Ag News

Freedom to Farm Act receives final passage in Georgia Legislature

The Georgia General Assembly has passed the Freedom to Farm Act  - Georgia Farm Bureau’s (GFB) 2022 spotlight issue. After the Senate passed the bill with a minor change on April 1, final passage was secured with an agree vote in the House on April 4, the final day of the 2022 Legislative Session, also called Sine Die. With this vote of 106-60, HB 1150 received final passage and is on its way to the Governor’s desk where it must now be signed into law.

“Georgia Farm Bureau has long believed that Georgia farmers have the right to make a living without fear of being sued out of business for nuisance over normal farming practices," said GFB President Tom McCall. "The Freedom to Farm Bill protects that right for producers who operate in the way they are supposed to, in the places they are supposed to. We’re grateful that our state lawmakers understand the importance of protecting Georgia’s largest industry and we thank those who supported this bill. I especially want to thank the GFB Public Policy team, which led the effort along with other ag organizations to help protect the future of our younger generations who want to farm.”

Despite a great deal of opposition coming from environmental groups and others, GFB and allied agricultural organizations were able to dispel much of the false information being pushed about the motivation for this bill.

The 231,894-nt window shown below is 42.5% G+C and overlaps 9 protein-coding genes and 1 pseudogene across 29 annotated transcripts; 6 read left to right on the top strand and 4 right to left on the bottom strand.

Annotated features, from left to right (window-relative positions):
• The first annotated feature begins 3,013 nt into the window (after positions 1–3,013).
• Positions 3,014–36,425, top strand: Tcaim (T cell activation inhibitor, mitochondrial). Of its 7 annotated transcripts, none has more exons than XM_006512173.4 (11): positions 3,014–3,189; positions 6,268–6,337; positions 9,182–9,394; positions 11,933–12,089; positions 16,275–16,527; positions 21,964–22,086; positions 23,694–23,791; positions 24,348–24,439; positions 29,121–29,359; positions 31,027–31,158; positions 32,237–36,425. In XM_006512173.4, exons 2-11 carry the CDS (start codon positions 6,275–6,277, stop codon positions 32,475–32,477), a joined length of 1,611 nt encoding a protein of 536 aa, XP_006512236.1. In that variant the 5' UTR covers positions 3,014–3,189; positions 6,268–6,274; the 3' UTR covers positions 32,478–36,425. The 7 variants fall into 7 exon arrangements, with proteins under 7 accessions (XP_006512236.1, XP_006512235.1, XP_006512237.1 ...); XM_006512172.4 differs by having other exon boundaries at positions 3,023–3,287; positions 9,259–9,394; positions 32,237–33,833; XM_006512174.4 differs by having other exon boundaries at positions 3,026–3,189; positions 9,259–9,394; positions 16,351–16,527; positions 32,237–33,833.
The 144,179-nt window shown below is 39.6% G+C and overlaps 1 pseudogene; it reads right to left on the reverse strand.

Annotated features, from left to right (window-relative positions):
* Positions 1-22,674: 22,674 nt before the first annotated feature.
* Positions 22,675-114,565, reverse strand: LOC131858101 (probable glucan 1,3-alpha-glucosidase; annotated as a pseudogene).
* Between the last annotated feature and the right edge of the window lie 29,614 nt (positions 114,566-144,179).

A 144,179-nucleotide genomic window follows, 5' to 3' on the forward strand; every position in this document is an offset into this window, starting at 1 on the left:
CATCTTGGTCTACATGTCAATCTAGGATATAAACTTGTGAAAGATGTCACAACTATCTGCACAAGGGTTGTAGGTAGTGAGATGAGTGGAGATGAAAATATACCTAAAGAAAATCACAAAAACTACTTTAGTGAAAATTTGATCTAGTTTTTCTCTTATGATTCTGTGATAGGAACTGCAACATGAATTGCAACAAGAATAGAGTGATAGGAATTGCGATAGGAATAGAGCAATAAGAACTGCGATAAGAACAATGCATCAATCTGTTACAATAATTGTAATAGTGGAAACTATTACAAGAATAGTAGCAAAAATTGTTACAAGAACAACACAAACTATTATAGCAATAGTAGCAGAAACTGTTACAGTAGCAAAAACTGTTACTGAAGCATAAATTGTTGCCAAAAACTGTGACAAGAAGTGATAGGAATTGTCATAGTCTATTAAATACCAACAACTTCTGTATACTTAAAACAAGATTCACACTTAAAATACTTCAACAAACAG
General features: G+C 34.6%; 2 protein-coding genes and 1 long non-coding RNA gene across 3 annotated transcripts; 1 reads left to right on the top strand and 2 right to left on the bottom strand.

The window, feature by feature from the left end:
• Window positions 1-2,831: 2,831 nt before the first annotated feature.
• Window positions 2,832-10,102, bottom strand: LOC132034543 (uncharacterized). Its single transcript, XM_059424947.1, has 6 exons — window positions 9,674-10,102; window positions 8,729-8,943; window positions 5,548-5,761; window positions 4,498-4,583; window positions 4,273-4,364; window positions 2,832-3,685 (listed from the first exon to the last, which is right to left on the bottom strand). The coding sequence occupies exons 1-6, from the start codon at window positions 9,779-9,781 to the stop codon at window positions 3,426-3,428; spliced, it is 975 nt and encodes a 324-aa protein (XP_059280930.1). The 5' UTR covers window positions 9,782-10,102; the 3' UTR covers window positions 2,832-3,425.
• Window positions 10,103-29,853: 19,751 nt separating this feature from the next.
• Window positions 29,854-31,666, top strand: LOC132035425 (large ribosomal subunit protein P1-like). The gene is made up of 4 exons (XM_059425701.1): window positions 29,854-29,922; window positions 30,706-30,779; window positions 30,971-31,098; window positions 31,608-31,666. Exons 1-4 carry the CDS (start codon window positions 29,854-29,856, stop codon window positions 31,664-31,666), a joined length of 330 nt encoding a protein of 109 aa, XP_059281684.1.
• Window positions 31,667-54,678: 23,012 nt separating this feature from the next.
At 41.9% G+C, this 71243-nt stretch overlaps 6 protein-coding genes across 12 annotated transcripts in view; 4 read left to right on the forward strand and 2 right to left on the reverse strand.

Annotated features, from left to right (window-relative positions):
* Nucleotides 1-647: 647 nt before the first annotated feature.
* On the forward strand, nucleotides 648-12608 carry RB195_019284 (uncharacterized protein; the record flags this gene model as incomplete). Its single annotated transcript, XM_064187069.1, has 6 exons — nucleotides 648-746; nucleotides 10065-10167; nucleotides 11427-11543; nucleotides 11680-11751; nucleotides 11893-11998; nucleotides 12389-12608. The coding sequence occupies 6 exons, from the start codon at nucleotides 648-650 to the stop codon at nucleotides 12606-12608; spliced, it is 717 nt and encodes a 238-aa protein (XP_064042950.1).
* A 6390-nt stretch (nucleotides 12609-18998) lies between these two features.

The legislation was heard a total of five times by the House and Senate Agriculture committees, with each committee making changes to balance the rights of farmers and neighbors while still ensuring strong protections for agriculture against nuisance lawsuits. The Freedom to Farm Act has been many years in the making and will pay off for many years to come as the ever-changing landscape of Georgia presents additional challenges to our state’s farm families. 

HB 1150 will provide agricultural operations with protection after two years of operating so long as they are complying with all laws, rules, regulations, and local zoning ordinances. Nothing in this bill negates any environmental law or the ability of local governments to determine where farms can be located and operate.

The bill even resets the 2-year window of opportunity for someone to bring a nuisance suit if a farm starts a concentrated animal feeding operation (CAFO).

GFB would like to thank the chairmen of each Agriculture Committee, Rep. Robert Dickey (R-Musella) and Sen. Larry Walker (R-Perry), for their hard work and dedication in getting this bill across the finish line. This undertaking took the collective efforts of many other agricultural organizations including the Georgia Agribusiness Council, Georgia Cattlemen’s Association, Georgia Forestry Association, Georgia Fruit and Vegetable Growers Association, Georgia Green Industry Association, Georgia Milk Producers, Georgia Poultry Federation, and the Georgia Urban Ag Council, as well as other state business partners including the National Federation of Independent Business and the Georgia Chamber. 

GFB would also like to thank all the GFB members who actively engaged alongside us by getting in touch with their legislators to advocate for this issue. Without the strong grassroots support of our members, major legislative efforts like this one would not be possible.